McCardell's Reserve American Single Malt Whiskey Review & Tasting Notes


What goes around comes around. Sometimes, that’s exciting… other times, not so much. I was introduced to Durango Craft Spirits back in 2020 when I reviewed Cinder Dick Colorado Straight Bourbon. That was a whiskey with a funny name and a taste that seriously impressed me. Then, in 2022, it was Tinhorn Colorado Straight Blue Corn Bourbon. It, too was delicious.


I was intrigued when the distillery’s co-owner, Mike McCardell, asked if I’d review his new American Single Malt called McCardell’s Reserve. In a way, distilling is distilling. Yet, there’s a difference between making Bourbon, which is corn-based, and single malt whiskey, which is 100% malted barley. They age differently; Bourbon is usually a slower process. In other words, just because you can make one quality whiskey type doesn’t necessarily translate to being skilled in another.


Mike is transparent about his operation. He sourced the barley from Colorado Malting Co. in Alamosa, Colorado. He selected Lambic malt, a barley used to make Belgian beers (gueuze, kriek lambic, and framboise). It has been in use since the 13th century, and what makes it atypical from most others is fermentation takes place using wild yeasts native to the Zenne Valley. Mike indicated he had no idea if another distillery has used it for whiskey.


“When I made this, distilling it, it was the most incredible smell in the distillery I’ve ever had.” - Mike McCardell, co-owner of Durango Craft Spirits


Let’s swing back to just because you can make good Bourbon doesn’t necessarily mean you can create good American Single Malts. Mike is building on his past success: McCardell’s Reserve slept for four years in former Cinder Dick barrels. He packaged it at 50% ABV (100°), and with only two barrels involved, the yield was about 500 - 750ml bottles. Each costs $100.00.


Has Mike brought his magic to the American Single Malt universe? We can #DrinkCurious and come up with our own opinion. Before I get there, I must thank Mike for sending me this sample in exchange for my no-strings-attached review. Let’s get to that now.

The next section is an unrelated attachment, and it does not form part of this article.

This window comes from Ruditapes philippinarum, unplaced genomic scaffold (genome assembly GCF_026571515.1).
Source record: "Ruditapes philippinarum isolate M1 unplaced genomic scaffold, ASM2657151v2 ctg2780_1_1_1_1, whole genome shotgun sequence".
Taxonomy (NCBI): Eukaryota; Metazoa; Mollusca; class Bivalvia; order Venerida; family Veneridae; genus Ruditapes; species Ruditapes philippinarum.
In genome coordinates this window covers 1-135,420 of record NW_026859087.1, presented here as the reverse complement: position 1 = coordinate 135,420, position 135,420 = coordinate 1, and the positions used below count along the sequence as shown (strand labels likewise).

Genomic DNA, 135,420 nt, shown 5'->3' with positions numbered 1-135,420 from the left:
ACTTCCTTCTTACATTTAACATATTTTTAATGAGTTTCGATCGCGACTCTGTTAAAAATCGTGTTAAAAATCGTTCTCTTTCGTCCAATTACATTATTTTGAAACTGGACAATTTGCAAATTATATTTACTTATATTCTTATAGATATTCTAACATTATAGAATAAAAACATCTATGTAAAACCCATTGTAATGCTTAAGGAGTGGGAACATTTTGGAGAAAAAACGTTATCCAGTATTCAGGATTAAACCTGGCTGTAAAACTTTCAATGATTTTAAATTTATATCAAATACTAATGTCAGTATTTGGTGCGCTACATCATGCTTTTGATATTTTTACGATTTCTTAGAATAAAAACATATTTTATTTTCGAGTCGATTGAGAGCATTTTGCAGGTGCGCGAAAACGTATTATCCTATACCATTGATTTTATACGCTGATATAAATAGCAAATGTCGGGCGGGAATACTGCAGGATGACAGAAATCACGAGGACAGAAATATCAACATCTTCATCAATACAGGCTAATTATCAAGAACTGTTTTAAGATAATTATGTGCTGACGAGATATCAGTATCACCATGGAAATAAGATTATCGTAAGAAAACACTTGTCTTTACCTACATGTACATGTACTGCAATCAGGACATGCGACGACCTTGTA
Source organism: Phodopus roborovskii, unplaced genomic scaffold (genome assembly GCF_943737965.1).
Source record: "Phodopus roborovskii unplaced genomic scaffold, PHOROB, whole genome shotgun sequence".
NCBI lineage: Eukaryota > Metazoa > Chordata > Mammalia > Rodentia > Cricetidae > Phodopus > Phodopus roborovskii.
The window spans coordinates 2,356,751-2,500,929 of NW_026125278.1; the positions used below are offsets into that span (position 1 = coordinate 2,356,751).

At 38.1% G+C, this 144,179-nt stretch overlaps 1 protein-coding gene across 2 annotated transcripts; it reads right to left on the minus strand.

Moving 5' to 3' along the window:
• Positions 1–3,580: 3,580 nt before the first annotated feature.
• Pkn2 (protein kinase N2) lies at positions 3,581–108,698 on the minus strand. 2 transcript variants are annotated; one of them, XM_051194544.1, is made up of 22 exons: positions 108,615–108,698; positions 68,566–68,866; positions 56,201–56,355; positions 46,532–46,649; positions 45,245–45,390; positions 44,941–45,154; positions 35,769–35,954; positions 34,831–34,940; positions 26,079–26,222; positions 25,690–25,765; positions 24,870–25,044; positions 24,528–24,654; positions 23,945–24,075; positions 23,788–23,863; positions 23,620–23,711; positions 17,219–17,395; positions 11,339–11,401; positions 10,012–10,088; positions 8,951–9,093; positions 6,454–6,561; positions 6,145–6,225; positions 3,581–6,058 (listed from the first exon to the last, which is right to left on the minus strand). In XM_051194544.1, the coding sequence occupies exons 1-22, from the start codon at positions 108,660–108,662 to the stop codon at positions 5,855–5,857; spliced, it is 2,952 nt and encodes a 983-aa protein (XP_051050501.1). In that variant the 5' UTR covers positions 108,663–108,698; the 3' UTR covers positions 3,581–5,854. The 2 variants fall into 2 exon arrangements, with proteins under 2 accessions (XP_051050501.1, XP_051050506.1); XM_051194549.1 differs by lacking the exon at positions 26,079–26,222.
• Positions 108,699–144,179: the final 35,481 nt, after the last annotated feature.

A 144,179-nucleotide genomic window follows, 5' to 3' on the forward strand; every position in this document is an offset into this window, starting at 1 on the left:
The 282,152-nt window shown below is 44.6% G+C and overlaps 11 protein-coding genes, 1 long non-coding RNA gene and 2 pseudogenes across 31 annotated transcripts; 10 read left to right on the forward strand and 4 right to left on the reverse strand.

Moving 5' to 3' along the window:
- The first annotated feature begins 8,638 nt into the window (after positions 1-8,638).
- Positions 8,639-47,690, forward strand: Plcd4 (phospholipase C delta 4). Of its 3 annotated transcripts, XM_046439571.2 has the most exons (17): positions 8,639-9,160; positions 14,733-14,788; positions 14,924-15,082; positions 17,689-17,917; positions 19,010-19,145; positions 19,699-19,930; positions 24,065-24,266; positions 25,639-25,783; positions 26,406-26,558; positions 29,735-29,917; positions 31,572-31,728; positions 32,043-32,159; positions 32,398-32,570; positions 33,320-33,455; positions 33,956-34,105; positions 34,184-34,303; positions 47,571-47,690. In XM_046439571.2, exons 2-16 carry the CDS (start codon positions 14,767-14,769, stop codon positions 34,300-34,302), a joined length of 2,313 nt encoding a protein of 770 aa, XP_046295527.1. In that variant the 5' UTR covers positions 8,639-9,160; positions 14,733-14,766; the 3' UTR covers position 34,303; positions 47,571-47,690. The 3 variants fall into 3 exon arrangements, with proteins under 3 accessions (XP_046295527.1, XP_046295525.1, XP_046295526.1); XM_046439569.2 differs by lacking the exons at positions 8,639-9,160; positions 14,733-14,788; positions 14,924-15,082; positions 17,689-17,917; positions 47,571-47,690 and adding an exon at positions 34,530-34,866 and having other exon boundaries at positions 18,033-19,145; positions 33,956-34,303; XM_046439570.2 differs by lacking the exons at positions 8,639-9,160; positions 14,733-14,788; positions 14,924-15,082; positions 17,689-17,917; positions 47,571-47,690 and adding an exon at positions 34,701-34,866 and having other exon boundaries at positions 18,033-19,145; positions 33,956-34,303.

Appearance: I sipped this whiskey neat from my Glencairn glass. The yellow-gold liquid formed a husky rim and produced unhurried tears.


Nose: As soon as I cracked open the bottle, its aroma filled my whiskey library with smells of cinnamon sticks, apples, jasmine, sweet pea, and a hint of oak. Drawing the air through my lips allowed the maltiness to shine.  


Palate: McCardell’s Reserve possessed a smooth, buttery texture. The front tasted of apples, pears, and lemon curd. The vanilla, nutmeg, and orange peel were at my palate’s mid-point, while black pepper, bold clove, and smoked oak rounded the back.


Finish: This is where the Cinder Dick influence becomes apparent. One of the things I loved about that Bourbon was how the charred oak seemed unimpeded. There was enough left in the vintage barrel to carry through. It was slightly smoky without dominating; it seemed natural. The finish lasted several minutes, with lemon curd, nutmeg, clove, and black pepper. Once you thought it was about to fade, dark chocolate made an introduction to extend the duration.  


Bottle, Bar, or Bust: What goes around comes around. I applaud risk-taking, whether the end result is good or bad. Mike took one by using the Lambic malt. He took a second one by allowing to age the distillate longer than average for many Colorado distilleries. The transition from Cinder Dick to McCardell’s Reserve seems, well, seamless. It is appropriately proofed, which is proven by the taste and mouthfeel. If you’re a fan of the growing American Single Malt Whiskey category, you’ll want to grab a Bottle if you can find one. I’m happy to have it in my whiskey library. Cheers!


My Simple, Easy-to-Understand Rating System

  • Bottle = Buy It
  • Bar = Try It
  • Bust = Leave It


Whiskeyfellow encourages you to enjoy your whiskey as you see fit but begs you to do so responsibly.